Calling him a “big shot” who refused to acknowledge any mistakes, Esquivel said Buske’s recollection of the fire scene did not match the indisputable images provided in a video by Christina Karlsen’s cousins.
“His report was complete with errors and inconsistencies,” Esquivel said.
He added that the supposed revelations about Karlsen’s culpability were too old to be considered credible.
“They’ve had 28 years to put a case together and this is what they’ve come up with,” he said. “It wasn’t good enough then, it’s not nearly good enough now.”
At times during his attorney’s closing statement, Karlsen removed his glasses and dab his face with a tissue.
Most of the room sat quiet and attentive as Yook described Christina Karlsen’s final moments.
“She was trapped alone, naked, clutching a washrag to her face,” Yook said. “Those were her last moments… That was how Christina’s life was smothered by the darkest smoke of the fire that was started by the defendant.”
Yook identified evidence presented during the trial: a nine-hour video interrogation with New York law enforcement looking into the death of Levi Karlsen, diagrams of the Karlsen home in Murphys, photos of their children in front of the home, documents related to the fire investigation, check stubs of Karl Karlsen’s payment and the statements of prosecution witnesses.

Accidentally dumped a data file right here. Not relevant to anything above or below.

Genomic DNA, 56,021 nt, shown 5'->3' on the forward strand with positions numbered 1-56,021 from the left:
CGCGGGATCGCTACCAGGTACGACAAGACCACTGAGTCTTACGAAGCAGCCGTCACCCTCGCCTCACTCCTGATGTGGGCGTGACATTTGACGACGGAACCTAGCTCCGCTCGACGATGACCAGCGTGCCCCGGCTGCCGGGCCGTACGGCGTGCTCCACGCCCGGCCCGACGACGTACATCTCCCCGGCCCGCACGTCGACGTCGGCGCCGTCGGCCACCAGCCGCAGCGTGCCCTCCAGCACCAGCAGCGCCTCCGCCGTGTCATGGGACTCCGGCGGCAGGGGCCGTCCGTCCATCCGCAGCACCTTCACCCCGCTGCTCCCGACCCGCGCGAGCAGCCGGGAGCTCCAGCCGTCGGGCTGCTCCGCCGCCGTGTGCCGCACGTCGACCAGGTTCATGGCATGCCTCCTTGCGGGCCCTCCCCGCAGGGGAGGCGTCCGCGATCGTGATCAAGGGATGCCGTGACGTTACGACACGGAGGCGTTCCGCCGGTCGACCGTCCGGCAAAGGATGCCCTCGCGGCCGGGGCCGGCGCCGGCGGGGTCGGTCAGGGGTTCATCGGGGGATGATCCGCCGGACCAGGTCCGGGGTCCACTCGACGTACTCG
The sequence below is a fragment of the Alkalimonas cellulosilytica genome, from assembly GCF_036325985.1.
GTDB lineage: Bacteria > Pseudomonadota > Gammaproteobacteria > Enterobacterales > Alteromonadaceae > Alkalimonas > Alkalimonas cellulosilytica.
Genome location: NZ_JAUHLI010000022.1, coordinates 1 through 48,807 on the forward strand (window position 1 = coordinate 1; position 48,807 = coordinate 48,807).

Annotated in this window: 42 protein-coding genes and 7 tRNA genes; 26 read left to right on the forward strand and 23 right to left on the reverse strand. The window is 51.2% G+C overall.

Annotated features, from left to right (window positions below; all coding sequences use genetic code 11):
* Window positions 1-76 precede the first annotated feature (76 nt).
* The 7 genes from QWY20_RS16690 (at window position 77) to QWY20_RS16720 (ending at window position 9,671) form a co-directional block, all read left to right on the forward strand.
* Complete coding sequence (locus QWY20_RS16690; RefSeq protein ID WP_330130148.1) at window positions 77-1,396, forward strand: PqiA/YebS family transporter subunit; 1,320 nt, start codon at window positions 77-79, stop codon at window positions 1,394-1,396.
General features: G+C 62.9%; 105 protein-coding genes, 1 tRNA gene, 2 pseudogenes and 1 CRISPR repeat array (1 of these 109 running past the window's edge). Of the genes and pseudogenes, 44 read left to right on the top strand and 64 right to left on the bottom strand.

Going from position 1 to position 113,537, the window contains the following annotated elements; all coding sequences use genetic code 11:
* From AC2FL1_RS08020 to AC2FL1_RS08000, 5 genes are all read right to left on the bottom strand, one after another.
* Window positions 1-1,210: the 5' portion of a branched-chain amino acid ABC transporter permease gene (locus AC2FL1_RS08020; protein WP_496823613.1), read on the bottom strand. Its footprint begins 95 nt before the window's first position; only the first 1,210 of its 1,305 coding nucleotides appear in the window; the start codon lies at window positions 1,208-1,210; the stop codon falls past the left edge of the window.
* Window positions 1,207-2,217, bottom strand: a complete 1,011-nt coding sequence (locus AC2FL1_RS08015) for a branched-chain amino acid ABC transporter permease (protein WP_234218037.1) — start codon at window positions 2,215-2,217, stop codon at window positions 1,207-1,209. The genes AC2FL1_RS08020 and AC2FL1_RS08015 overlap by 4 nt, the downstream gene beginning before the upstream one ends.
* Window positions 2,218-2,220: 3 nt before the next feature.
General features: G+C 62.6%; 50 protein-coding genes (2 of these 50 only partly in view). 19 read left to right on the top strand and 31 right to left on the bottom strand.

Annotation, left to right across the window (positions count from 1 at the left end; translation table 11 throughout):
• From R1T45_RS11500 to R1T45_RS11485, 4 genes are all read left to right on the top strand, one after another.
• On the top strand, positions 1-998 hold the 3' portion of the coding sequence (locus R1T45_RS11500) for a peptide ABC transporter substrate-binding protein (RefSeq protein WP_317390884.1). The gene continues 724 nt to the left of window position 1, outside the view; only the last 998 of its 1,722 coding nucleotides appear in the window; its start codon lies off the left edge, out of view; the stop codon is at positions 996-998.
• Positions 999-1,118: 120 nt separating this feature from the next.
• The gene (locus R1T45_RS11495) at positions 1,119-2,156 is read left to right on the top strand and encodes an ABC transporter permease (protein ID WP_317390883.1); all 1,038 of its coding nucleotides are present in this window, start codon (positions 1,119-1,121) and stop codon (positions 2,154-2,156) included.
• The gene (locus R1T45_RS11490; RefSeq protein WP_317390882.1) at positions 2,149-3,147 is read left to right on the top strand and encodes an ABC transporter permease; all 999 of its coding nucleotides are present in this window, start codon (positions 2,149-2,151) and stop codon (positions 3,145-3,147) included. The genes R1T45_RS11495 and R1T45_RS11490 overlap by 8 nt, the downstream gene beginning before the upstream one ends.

Yook emphasized the sheer volume of witnesses who indicted Karl Karlsen’s demeanor before and after the fire, and to those who revealed multiple inconsistencies in his claims.
There were the family members, Yook said; his daughter Erin De Roche who survived the fire after her father pulled her out of the room and Bousson who recalled a now-infamous statement that Karl Karlsen referred to his wife, her sister, as a “crispy critter.”
Esquivel disputed the veracity of the comment, and others, as not believable enough to be true.
“That tells you everything you need to know about the case,” he said, referring to the multitude of witnesses as a “numbers game.”